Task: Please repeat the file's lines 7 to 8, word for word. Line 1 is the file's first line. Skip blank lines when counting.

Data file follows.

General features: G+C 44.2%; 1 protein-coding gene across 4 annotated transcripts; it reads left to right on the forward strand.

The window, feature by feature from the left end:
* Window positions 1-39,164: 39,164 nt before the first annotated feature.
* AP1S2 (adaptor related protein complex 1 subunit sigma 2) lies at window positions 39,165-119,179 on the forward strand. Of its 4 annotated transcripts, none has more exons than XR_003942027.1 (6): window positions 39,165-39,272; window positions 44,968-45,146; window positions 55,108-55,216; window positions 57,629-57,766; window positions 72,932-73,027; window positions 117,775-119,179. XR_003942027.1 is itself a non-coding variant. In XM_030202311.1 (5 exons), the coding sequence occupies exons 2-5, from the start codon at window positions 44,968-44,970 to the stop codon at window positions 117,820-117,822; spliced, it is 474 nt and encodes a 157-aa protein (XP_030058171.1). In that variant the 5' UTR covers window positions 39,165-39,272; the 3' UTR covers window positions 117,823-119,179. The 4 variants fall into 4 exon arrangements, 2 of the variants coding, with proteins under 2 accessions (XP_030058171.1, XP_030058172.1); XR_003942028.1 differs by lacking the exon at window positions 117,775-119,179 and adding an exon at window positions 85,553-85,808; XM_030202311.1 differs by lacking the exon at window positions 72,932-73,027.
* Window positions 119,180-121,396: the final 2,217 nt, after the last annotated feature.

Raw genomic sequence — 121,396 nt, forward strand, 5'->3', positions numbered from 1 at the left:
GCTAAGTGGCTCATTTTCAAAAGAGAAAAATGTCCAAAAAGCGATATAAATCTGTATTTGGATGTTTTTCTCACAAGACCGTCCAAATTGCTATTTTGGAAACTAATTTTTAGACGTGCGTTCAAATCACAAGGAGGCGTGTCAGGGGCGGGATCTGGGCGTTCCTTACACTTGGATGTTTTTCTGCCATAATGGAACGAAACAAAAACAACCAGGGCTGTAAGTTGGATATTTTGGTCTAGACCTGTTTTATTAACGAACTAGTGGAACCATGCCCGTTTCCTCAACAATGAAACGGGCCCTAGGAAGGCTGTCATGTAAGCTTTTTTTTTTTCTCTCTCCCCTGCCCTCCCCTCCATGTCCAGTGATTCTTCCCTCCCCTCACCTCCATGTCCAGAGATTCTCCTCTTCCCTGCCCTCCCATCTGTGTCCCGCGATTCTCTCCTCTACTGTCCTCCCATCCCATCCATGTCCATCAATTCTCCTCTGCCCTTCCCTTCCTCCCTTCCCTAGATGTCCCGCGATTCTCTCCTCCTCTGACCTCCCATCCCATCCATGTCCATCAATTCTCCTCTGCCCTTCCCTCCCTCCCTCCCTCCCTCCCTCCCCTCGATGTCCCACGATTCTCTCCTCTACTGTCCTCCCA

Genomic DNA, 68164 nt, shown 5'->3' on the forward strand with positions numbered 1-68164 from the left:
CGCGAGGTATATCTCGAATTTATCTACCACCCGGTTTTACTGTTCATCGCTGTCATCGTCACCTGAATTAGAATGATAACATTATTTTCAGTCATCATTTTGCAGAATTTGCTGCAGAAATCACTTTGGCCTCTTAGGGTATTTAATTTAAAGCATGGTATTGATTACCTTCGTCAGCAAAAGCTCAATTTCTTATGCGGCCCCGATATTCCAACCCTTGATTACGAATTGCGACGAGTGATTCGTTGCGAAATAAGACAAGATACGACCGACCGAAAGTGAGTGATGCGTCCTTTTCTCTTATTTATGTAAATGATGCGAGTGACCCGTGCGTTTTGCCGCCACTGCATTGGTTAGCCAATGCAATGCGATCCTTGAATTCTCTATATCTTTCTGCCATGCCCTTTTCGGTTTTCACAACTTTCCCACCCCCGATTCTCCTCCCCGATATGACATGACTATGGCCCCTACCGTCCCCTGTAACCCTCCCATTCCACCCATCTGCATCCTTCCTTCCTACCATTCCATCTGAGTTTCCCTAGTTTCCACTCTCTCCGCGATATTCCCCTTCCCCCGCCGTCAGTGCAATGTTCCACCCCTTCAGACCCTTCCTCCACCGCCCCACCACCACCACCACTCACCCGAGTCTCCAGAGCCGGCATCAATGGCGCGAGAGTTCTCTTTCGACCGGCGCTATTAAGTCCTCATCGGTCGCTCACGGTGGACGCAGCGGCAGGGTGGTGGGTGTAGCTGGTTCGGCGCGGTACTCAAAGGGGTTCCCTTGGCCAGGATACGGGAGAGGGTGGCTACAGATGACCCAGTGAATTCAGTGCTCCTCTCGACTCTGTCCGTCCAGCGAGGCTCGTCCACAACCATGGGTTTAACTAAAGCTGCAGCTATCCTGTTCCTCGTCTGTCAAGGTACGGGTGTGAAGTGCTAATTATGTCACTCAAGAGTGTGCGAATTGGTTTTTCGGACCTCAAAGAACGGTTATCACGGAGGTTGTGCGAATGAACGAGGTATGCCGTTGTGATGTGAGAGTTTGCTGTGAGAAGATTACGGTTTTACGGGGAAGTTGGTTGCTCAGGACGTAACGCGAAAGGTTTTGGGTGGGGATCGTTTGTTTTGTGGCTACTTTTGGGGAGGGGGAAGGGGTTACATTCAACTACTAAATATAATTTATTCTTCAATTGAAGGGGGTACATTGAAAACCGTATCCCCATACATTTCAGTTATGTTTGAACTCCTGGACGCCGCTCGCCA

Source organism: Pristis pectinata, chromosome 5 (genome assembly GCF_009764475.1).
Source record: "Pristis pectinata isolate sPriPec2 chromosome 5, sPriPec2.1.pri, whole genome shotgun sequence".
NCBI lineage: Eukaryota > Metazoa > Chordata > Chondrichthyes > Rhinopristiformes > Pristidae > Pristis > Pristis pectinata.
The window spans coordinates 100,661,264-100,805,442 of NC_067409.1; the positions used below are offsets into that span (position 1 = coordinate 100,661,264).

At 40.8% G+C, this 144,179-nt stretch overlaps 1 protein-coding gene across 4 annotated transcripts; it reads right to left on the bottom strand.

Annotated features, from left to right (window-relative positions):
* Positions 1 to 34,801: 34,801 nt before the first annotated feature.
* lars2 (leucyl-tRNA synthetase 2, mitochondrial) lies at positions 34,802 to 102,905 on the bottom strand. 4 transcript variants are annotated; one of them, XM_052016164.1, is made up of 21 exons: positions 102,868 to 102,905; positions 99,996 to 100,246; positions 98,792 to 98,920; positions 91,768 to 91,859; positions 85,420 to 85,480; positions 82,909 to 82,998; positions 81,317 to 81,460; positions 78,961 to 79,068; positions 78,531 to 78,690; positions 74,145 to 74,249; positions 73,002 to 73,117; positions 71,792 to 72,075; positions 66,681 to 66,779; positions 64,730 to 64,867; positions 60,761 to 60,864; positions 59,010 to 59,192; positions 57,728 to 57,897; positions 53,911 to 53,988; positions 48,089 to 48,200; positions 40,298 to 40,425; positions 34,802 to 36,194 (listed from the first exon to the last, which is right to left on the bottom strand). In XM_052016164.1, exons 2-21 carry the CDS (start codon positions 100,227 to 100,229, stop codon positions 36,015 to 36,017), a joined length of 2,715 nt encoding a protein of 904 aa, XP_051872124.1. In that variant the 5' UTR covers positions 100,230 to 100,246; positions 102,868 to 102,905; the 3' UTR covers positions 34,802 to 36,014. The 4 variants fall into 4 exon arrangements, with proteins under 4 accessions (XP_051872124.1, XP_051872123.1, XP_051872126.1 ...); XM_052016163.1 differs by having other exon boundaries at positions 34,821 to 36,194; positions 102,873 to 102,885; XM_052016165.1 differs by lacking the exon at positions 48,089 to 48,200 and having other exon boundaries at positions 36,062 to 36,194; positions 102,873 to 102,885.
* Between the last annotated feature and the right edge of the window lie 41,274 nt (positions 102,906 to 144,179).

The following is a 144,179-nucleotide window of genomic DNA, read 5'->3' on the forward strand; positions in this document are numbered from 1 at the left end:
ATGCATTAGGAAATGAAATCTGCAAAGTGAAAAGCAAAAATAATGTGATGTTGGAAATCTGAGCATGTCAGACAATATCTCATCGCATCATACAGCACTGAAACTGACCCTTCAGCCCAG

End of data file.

GCTAAGTGGCTCATTTTCAAAAGAGAAAAATGTCCAAAAAGCGATATAAATCTGTATTTGGATGTTTTTCTCACAAGACCGTCCAAATTGCTATTTTGGAAACTAATTTTTAGACGTGCGTTCAAATCACAAGGAGGCGTGTCAGGGGCGGGATCTGGGCGTTCCTTACACTTGGATGTTTTTCTGCCATAATGGAACGAAACAAAAACAACCAGGGCTGTAAGTTGGATATTTTGGTCTAGACCTGTTTTATTAACGAACTAGTGGAACCATGCCCGTTTCCTCAACAATGAAACGGGCCCTAGGAAGGCTGTCATGTAAGCTTTTTTTTTTTCTCTCTCCCCTGCCCTCCCCTCCATGTCCAGTGATTCTTCCCTCCCCTCACCTCCATGTCCAGAGATTCTCCTCTTCCCTGCCCTCCCATCTGTGTCCCGCGATTCTCTCCTCTACTGTCCTCCCATCCCATCCATGTCCATCAATTCTCCTCTGCCCTTCCCTTCCTCCCTTCCCTAGATGTCCCGCGATTCTCTCCTCCTCTGACCTCCCATCCCATCCATGTCCATCAATTCTCCTCTGCCCTTCCCTCCCTCCCTCCCTCCCTCCCTCCCCTCGATGTCCCACGATTCTCTCCTCTACTGTCCTCCCA

Genomic DNA, 68164 nt, shown 5'->3' on the forward strand with positions numbered 1-68164 from the left: